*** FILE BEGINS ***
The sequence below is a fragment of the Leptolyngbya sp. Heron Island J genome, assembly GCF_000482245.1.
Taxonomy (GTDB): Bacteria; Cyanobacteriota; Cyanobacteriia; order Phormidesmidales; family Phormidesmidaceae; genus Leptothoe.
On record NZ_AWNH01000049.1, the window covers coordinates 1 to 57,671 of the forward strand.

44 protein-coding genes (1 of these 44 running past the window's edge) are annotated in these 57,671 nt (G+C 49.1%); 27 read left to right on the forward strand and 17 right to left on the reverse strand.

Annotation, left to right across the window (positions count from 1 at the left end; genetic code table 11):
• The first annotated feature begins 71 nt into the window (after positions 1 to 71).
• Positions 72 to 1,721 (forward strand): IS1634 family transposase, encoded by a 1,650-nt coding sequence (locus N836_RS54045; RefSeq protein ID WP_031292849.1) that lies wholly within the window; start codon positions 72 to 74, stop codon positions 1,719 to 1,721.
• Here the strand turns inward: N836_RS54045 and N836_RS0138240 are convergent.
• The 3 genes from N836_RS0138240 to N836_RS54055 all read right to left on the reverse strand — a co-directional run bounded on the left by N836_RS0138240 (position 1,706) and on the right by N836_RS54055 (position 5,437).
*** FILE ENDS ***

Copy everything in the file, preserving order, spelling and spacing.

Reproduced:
The sequence below is a fragment of the Leptolyngbya sp. Heron Island J genome, assembly GCF_000482245.1.
Taxonomy (GTDB): Bacteria; Cyanobacteriota; Cyanobacteriia; order Phormidesmidales; family Phormidesmidaceae; genus Leptothoe.
On record NZ_AWNH01000049.1, the window covers coordinates 1 to 57,671 of the forward strand.

44 protein-coding genes (1 of these 44 running past the window's edge) are annotated in these 57,671 nt (G+C 49.1%); 27 read left to right on the forward strand and 17 right to left on the reverse strand.

Annotation, left to right across the window (positions count from 1 at the left end; genetic code table 11):
• The first annotated feature begins 71 nt into the window (after positions 1 to 71).
• Positions 72 to 1,721 (forward strand): IS1634 family transposase, encoded by a 1,650-nt coding sequence (locus N836_RS54045; RefSeq protein ID WP_031292849.1) that lies wholly within the window; start codon positions 72 to 74, stop codon positions 1,719 to 1,721.
• Here the strand turns inward: N836_RS54045 and N836_RS0138240 are convergent.
• The 3 genes from N836_RS0138240 to N836_RS54055 all read right to left on the reverse strand — a co-directional run bounded on the left by N836_RS0138240 (position 1,706) and on the right by N836_RS54055 (position 5,437).